Basic Search – The usual default search option for most online search engines. It provides for a single search string with minimal limiting options. See also Advanced Search.
Bibliographic information – The systematic description and history of books, their authorship, printing, publication, editions, etc.; information about books and other published materials. The information provided by libraries in their catalogs describing their collections.
Bibliographic research – Research of or pertaining to the written word.
Bibliography – A list of the books, articles or other literary compositions of a particular author, printer, or country, or of those dealing with any particular theme; the literature of a subject. An alphabetic listing of all sources used in a research paper; distinct from Reference List and NOTES.
Binary logic – used in set theory to study sets. See Boolean logic
Book – a set of pages fastened along one side and encased between protective covers. “Books” is sometimes used to refer to all the resources contained in a library even though many of those items are not actually books. See also e-books.
Boolean logic - The use of AND, OR and NOT applied to retrieving documents from an online database. Any variable that can have a logical value of true or false; works with logical rather than numeric relationships. Named for Dr. Boole who was a mathematician that developed a notational system for algebraic manipulation of sets which included the use of AND, OR, and NOT as logical operators.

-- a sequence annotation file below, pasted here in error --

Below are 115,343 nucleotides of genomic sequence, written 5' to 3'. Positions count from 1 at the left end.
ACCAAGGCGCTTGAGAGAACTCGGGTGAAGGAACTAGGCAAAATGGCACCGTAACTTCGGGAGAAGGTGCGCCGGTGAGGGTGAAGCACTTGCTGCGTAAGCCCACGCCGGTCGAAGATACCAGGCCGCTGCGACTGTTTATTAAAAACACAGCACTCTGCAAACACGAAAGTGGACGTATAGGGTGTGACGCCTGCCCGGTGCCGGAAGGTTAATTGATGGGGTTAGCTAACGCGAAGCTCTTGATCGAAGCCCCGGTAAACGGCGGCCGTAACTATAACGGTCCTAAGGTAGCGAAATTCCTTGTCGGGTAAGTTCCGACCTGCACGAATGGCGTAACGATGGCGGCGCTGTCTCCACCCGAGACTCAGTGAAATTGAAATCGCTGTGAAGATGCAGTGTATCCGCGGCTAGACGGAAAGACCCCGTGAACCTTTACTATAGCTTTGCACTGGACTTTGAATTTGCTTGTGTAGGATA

AND = “both”; “all of these”; each record retrieved must contain all of the search terms.
OR = “either”; “any of these”; each record retrieved must contain at least one of the search terms.
NOT = “no”; eliminates records with the term indicated.
Browser - A software program that retrieves and displays content from the World Wide Web. Some examples of browsers are Firefox, Safari, Chrome, and Internet Explorer.
Call Number – the address of an item indicating it’s location within the library. The call number is comprised of the Dewey Decimal number, the Cutter number and often a date or a volume number or even a copy number. Each Dewey Decimal number represents a specific area of knowledge. The Cutter number, a letter/number/letter combination below the Dewey Decimal number, further identifies the work by the author's surname and the title.